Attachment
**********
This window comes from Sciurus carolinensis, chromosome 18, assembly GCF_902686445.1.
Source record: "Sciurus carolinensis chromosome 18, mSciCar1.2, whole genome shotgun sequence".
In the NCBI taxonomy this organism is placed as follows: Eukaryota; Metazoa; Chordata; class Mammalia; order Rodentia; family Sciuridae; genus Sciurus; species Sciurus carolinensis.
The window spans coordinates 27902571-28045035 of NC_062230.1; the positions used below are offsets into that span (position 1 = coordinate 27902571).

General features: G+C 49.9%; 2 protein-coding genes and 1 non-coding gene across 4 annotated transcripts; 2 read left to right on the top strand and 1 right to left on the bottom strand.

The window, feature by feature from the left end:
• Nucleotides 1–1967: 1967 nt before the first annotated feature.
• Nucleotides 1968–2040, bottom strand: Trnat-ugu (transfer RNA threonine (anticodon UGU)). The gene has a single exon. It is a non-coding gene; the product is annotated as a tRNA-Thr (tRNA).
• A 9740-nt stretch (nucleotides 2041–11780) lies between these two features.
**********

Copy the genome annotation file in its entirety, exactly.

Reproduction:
This window comes from Sciurus carolinensis, chromosome 18, assembly GCF_902686445.1.
Source record: "Sciurus carolinensis chromosome 18, mSciCar1.2, whole genome shotgun sequence".
In the NCBI taxonomy this organism is placed as follows: Eukaryota; Metazoa; Chordata; class Mammalia; order Rodentia; family Sciuridae; genus Sciurus; species Sciurus carolinensis.
The window spans coordinates 27902571-28045035 of NC_062230.1; the positions used below are offsets into that span (position 1 = coordinate 27902571).

General features: G+C 49.9%; 2 protein-coding genes and 1 non-coding gene across 4 annotated transcripts; 2 read left to right on the top strand and 1 right to left on the bottom strand.

The window, feature by feature from the left end:
• Nucleotides 1–1967: 1967 nt before the first annotated feature.
• Nucleotides 1968–2040, bottom strand: Trnat-ugu (transfer RNA threonine (anticodon UGU)). The gene has a single exon. It is a non-coding gene; the product is annotated as a tRNA-Thr (tRNA).
• A 9740-nt stretch (nucleotides 2041–11780) lies between these two features.